Australia lagging behind Kazakhstan on global league table

Australia has ignominiously fallen behind the likes of Kazakhstan on the latest international leaderboard for education.
Conducted every four years, the Trends in International Mathematics and Science Study (TIMSS) has found that Australian students are struggling in comparison to their international counterparts.
Among the significant results were that since 2011, Australia has plunged from 18th to 28th for Year 4 mathematics, 12th to 17th for Year 8 mathematics and 12th to 17th for Year 8 science. Australia held its 25th place for Year 4 science. TIMSS looks at the Year 4 results of 49 nations and Year 8 outcomes of 39 nations.
Kazakhstan, a former Soviet republic in Central Asia with a population of approximately 18 million, has moved past Australian on the leaderboard for all four of the aforementioned subjects.
Responding to the sobering news, Federal Education Minister Simon Birmingham said that being lower on the report card than Kazakhstan should act as a wake-up call.
"I don't want to denigrate Kazakhstan, or indeed their artistic skills with movies like Borat," Birmingham said. The satirical movie Borat was actually a British-American production made by comedian Sacha Baron Cohen.
"I think though Australia should be seeking to be amongst the best in the world and declines like this are unacceptable and that we need to be working hard to turn it around."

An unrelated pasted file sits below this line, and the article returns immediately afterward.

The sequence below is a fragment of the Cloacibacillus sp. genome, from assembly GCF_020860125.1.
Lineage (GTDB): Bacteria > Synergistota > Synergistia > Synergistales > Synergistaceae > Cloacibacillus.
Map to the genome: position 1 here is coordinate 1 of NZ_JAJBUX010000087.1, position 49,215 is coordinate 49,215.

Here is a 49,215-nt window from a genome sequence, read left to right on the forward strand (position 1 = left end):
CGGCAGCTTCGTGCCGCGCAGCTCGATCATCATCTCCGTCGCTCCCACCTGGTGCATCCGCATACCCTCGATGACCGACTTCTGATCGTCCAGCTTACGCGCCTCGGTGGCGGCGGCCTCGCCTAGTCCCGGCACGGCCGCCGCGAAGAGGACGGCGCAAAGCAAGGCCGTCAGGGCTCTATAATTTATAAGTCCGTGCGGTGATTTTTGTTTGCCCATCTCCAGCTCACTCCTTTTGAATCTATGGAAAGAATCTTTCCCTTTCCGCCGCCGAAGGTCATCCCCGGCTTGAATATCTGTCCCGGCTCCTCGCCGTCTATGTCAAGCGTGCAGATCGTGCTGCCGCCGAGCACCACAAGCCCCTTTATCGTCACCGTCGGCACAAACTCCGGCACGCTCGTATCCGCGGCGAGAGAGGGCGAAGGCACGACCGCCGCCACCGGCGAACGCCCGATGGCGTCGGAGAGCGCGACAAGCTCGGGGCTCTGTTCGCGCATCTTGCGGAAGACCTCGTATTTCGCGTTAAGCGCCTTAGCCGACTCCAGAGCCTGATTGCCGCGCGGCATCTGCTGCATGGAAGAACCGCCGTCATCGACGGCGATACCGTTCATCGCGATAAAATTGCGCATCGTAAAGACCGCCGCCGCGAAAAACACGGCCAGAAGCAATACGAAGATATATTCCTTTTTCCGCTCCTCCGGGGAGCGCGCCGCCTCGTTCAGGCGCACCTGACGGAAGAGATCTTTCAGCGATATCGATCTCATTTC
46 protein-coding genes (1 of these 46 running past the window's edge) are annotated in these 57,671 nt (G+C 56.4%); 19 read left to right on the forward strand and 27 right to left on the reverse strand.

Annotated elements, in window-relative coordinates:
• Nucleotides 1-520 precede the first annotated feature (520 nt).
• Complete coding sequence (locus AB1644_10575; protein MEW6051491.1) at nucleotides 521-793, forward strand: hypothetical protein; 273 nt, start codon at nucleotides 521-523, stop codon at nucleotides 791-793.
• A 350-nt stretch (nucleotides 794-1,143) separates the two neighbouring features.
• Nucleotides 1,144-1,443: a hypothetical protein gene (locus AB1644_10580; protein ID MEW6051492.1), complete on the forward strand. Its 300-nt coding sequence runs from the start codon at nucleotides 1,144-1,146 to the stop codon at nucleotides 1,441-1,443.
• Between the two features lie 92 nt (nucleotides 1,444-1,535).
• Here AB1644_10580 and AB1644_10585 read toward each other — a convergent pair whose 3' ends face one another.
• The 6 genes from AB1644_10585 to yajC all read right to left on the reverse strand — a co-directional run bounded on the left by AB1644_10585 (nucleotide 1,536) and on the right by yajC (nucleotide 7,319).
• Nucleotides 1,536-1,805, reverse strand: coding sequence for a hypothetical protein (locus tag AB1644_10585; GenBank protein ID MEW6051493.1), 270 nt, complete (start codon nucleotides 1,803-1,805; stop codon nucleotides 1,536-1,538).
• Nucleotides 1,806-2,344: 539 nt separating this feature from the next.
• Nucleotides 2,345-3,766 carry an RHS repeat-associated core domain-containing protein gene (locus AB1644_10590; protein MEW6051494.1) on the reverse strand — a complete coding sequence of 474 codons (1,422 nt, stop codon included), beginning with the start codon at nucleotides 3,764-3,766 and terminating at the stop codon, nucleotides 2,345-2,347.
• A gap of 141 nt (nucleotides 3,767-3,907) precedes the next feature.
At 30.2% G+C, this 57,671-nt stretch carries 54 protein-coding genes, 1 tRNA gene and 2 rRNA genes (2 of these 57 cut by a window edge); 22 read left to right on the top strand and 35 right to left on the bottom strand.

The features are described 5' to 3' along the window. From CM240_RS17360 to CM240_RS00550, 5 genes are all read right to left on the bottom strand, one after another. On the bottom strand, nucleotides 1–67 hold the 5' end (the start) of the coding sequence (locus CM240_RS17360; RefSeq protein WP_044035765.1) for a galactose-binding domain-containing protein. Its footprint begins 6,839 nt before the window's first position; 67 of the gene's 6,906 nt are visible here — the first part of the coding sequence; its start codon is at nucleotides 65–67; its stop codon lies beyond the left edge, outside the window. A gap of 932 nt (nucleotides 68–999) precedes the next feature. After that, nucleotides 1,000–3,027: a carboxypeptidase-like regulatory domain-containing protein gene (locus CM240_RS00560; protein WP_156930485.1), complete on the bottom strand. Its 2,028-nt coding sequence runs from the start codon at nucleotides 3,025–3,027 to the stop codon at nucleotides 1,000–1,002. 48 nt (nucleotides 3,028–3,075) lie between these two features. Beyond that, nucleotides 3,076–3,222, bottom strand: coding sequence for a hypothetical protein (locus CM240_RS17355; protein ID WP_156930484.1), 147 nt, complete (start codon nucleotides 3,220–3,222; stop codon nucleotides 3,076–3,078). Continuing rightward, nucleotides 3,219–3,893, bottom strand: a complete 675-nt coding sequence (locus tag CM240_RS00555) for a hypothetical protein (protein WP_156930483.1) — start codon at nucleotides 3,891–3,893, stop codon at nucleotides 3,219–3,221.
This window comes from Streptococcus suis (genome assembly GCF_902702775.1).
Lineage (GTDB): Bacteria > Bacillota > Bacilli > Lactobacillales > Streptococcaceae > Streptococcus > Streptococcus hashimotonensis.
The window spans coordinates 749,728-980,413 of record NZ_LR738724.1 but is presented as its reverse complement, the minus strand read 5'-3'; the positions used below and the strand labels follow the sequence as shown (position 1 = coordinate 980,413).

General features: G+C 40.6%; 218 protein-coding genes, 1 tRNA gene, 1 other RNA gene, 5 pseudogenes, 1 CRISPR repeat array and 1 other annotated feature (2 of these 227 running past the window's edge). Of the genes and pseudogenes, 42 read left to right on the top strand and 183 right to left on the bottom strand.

A number of other countries are outperforming Australia across the TIMSS results, including England, the United States, Singapore, Chinese Taipei and Japan.
According to the Federal Government, TIMSS results have been on a downward spiral since 2003, despite the fact federal education spending has increased by nearly 50 per cent.
Increasing funding is not the answer, says Birmingham, who aims to raise the subject of the poor results in talks with states and territories regarding funding beyond 2017.
"Some of the things we're doing in our classrooms clearly aren't up to scratch."
"What I am urging the Opposition – the Labor Party – and the states and territories to focus on is how we can best use what is a record and growing investment in Australian schools to get the best possible outcomes for the future rather than continuing a debate that pretends that money itself is the solution."
Labor education spokesperson Tanya Plibersek said the results prove that the Gonski education-funding model was necessary.

"They show that kids from poorer families in poorer schools in remote and regional areas are doing worst of all," said Plibersek.

"It is a wake-up call to Australia because we think of ourselves as a wealthy nation, a nation with a highly developed education system."